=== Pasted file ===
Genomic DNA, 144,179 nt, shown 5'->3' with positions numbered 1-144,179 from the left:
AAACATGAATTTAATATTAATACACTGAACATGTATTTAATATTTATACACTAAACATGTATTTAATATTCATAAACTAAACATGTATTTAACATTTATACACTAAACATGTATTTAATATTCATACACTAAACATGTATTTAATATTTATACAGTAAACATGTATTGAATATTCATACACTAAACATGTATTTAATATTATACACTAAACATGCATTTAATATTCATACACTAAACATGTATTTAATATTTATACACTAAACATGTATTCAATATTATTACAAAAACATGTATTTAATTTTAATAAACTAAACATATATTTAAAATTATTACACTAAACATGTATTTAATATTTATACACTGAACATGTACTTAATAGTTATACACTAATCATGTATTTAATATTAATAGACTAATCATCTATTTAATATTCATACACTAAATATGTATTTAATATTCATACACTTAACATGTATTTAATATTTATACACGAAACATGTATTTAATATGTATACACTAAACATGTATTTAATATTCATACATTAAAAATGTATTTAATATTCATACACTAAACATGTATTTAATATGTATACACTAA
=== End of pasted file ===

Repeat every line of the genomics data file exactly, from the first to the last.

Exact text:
Genomic DNA, 144,179 nt, shown 5'->3' with positions numbered 1-144,179 from the left:
AAACATGAATTTAATATTAATACACTGAACATGTATTTAATATTTATACACTAAACATGTATTTAATATTCATAAACTAAACATGTATTTAACATTTATACACTAAACATGTATTTAATATTCATACACTAAACATGTATTTAATATTTATACAGTAAACATGTATTGAATATTCATACACTAAACATGTATTTAATATTATACACTAAACATGCATTTAATATTCATACACTAAACATGTATTTAATATTTATACACTAAACATGTATTCAATATTATTACAAAAACATGTATTTAATTTTAATAAACTAAACATATATTTAAAATTATTACACTAAACATGTATTTAATATTTATACACTGAACATGTACTTAATAGTTATACACTAATCATGTATTTAATATTAATAGACTAATCATCTATTTAATATTCATACACTAAATATGTATTTAATATTCATACACTTAACATGTATTTAATATTTATACACGAAACATGTATTTAATATGTATACACTAAACATGTATTTAATATTCATACATTAAAAATGTATTTAATATTCATACACTAAACATGTATTTAATATGTATACACTAA